I mostly did Shakespeare stuff and it was marvelous! Anne Hathaway's Cottage was my favorite-- it was a short walk out from town and this lovely house with a large garden and friendly guides. They had a scary walk through the woods set up (for kids) with figures from Shakespeare's tragedies along the path. The house itself held so much history-- it was all restored to it's 14th century glory and there was quite a bit about the romance of Will and Anne. It was a pretty, peaceful place.

The other houses were neat but nothing much stands out from them. They had much of the same furniture and same details about the life of The Bard. At Hall's Croft, I learned a bit more about 15th century medicine to add to my knowledge from "Matilda Bone" and  "The Midwife's Apprentice" while creating my own cure for the plague. Nash's house had some nice details about Shakespeare's post-retirement life and a cool dig for the house Will actually lived in once he got back from London. Shakespeare's Birthplace was actually chosen randomly but had a lot about his early years and what life would have been like for the boy Will. And Mary Arden's farm (Will's mum) was also quite nice though quite far out-- I took a short train ride. This was my second favorite for similar reasons to Anne's house: lots of nice places to walk about outside. There were lots of fun, silly things going on for kids for Halloween and I did a few but for the  most part, I enjoyed breathing in the history of Shakespeare and walking through the world he came from.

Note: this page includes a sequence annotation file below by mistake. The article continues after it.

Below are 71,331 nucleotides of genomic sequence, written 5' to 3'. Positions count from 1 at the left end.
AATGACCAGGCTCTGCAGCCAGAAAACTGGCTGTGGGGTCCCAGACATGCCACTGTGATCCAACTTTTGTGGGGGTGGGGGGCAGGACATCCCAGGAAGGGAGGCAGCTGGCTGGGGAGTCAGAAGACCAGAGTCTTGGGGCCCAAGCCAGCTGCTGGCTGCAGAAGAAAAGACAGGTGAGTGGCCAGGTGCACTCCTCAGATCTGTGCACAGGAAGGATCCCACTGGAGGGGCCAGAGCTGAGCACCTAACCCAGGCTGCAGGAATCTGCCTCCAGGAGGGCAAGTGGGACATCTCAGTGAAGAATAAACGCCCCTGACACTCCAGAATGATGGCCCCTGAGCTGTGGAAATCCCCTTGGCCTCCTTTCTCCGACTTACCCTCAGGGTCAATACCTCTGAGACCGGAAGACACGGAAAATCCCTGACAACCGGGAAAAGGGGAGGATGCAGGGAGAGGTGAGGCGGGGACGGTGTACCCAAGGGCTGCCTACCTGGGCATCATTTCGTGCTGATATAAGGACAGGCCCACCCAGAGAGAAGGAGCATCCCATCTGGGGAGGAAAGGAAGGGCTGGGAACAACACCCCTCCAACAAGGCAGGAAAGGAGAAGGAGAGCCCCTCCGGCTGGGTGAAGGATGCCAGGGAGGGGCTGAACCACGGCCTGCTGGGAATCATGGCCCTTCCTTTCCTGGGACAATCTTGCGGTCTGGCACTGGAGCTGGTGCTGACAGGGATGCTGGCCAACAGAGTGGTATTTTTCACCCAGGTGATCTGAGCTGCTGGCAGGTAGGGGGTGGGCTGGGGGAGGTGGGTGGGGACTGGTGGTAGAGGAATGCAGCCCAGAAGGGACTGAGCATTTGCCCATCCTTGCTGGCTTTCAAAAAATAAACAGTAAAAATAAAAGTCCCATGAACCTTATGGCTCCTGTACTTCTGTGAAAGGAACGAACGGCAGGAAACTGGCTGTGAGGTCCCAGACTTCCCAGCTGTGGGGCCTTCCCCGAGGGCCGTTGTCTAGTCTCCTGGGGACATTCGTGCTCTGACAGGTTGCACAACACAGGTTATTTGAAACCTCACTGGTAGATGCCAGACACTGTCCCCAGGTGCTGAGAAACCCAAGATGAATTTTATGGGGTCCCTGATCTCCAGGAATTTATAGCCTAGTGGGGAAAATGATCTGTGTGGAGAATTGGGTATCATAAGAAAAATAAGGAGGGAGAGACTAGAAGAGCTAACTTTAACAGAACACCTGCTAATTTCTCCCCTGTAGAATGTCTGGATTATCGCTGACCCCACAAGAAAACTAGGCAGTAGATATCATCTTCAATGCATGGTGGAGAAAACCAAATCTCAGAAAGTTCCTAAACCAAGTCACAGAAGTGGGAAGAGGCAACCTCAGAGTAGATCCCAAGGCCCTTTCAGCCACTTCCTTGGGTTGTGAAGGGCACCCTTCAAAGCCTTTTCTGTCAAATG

That evening, I had a fun, fancy dinner where I tried pumpkin ravioli (I'll stick to meat or cheese or mushroom but it was interesting) and looked around the Royal Shakespeare Company's theater. In the morning, I got up early to visit the church where Will is buried before my train left for Cambridge. I got there so early that I hopped up level with the grave markers and was taking pictures before the caretaker could shut the gold-do-not-cross-this-ever bar! He was really kind about it and the staff thought it was funny that I was there at opening time but I got some great pictures and quite enjoyed an early morning visit to the greatest writer ever. 

A few pics for you (my camera didn't get batteries till about halfway through my day--- so I bought waaay too many postcards-- so nothing too exciting):

The grave curse!